Green River Star -

By David Martin
Editor 

Bill proposes license plate for wildlife connectivity

 

January 17, 2018



The Muley Fanatics Foundation is drumming up support for a legislative bill that would help create wildlife crossings through the purchase of special license plates.

The bill, known as House Bill 39, would allow someone buying plates for their vehicle to opt for a special conservation place that would support conservation efforts within the state transportation system, including game fences, wildlife corridors, crossings and signage. Under the bill, anyone interested in purchasing the plate would be charged a$100 fee on top of their regular plate fees, which would go to a conservation account the bill would establish.

Joshua Coursey, cofounder of the Muley Fantatics Foundation, said the idea came about after small group discussion at a wildlife summit in Pinedale last year. One of the problems discussed was the ongoing problems with wildlife collisions on Wyoming’s highways. Coursey said the main problem is remedies to the problem are known, funding those remedies remains a problem.

“We’re trying to be creative and find a way,” Coursey said.

Coursey said wildlife crossings have shown to reduce interactions between vehicles and wildlife, through the costs of installing a crossing can be as much as $8 million in some locations.

Members of the MFF have already voiced their support for the bill on the MFF website, which has a special link where users can add their name and a number of plates they would consider purchasing if the bill passed. As of Tuesday afternoon, the number of supporters total 1,643. Supposing each of those supporters purchase a plate, that would amount to $164,300.

Rep. Stan Blake, D-Green River, introduced the bill, with sponsorships from eight legislators including Rep. Tom Crank, R-Kemmerer, and Sen. John Hastert, D-Green River. Blake said he got involved when Joey Faigl, the other cofounder of the MFF, contacted him about sponsoring the bill. Blake said Faigl also designed the mock license plate, which features a photo of a mule deer with the iconic bucking horse, plate number and the words “Wyoming Support Wildlife Connectivity” superimposed over the image. Blake said the bucking horse was a needed feature, as he thought the legislature would have voted against the bill without it. While the mock plate doesn’t leave out the bucking horse, it does eliminate the county number designation.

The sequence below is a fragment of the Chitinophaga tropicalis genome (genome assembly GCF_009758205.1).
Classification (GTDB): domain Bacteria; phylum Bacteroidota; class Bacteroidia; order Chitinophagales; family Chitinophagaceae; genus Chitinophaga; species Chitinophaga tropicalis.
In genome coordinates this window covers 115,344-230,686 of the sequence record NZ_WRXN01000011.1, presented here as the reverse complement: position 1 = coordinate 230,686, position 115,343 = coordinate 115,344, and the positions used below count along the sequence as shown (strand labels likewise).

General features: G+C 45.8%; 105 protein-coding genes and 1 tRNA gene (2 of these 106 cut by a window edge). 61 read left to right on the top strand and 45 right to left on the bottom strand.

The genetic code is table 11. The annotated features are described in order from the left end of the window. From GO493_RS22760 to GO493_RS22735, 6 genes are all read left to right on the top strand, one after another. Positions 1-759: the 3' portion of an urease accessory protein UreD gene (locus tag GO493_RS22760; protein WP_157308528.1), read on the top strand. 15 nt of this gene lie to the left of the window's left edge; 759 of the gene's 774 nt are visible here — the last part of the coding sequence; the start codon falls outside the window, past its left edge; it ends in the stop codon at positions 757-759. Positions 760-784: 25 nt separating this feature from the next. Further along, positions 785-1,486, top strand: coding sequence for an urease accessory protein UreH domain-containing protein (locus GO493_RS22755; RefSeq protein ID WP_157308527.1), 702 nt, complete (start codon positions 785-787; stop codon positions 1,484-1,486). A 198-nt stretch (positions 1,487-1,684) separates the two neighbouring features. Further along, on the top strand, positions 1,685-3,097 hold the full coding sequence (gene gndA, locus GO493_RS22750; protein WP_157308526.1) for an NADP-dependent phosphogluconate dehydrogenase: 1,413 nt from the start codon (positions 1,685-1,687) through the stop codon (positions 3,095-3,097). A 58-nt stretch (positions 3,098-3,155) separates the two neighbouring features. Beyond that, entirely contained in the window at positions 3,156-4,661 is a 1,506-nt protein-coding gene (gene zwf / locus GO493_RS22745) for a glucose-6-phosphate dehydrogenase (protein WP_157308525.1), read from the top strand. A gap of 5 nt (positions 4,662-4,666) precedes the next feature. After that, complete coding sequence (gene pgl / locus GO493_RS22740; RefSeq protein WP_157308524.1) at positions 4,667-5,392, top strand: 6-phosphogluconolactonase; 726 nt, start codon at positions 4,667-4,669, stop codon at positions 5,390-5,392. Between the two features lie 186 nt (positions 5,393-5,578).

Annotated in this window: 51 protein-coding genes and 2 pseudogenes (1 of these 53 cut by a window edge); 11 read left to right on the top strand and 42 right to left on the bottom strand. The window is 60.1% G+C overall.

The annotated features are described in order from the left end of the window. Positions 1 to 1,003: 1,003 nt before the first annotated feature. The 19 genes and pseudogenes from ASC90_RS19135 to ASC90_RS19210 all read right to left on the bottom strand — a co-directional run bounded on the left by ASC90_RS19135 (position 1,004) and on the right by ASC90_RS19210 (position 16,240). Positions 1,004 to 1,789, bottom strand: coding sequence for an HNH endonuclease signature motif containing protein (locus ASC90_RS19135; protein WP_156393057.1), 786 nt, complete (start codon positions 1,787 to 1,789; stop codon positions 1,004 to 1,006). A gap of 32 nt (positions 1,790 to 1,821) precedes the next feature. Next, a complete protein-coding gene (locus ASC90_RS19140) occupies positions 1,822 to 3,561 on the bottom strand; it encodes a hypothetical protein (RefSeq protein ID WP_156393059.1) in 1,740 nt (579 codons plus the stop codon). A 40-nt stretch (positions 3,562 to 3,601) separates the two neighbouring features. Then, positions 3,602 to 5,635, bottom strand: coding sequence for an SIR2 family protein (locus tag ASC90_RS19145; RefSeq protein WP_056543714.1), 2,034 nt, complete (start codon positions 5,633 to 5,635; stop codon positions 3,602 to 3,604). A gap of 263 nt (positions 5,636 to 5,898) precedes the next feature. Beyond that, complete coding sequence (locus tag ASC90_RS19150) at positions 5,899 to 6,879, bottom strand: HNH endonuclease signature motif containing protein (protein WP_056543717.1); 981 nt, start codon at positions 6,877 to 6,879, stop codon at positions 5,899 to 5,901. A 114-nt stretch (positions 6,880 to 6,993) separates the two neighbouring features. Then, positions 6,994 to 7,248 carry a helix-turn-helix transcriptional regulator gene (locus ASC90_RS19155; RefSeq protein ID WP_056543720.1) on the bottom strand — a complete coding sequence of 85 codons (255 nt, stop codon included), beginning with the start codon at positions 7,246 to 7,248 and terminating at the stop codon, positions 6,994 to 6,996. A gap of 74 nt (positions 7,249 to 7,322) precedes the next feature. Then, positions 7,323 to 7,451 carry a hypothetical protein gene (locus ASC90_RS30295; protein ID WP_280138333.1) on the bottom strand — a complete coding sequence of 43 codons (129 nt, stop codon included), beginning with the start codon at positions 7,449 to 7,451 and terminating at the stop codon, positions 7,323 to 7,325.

However, one of the challenges facing the bill is the fact that similar license plate bills have been voted down in the past. Blake said bills that would have established special license plates for causes like cancer research have been killed by the legislature. Blake said the reason is many legislators like to maintain the status quo on the plate designs. However, he said a number of people have shown support for the bill, which gives him hope it will make it through the Wyoming House. One person adding his support is Rep. John Freeman, D-Green River, who said he has voted against every other special license plate designation, but would support Blake’s bill because he enjoys Wyoming’s wildlife.

“We can get this done. Grass roots efforts like this are what pass in the legislature,” Blake said.

 

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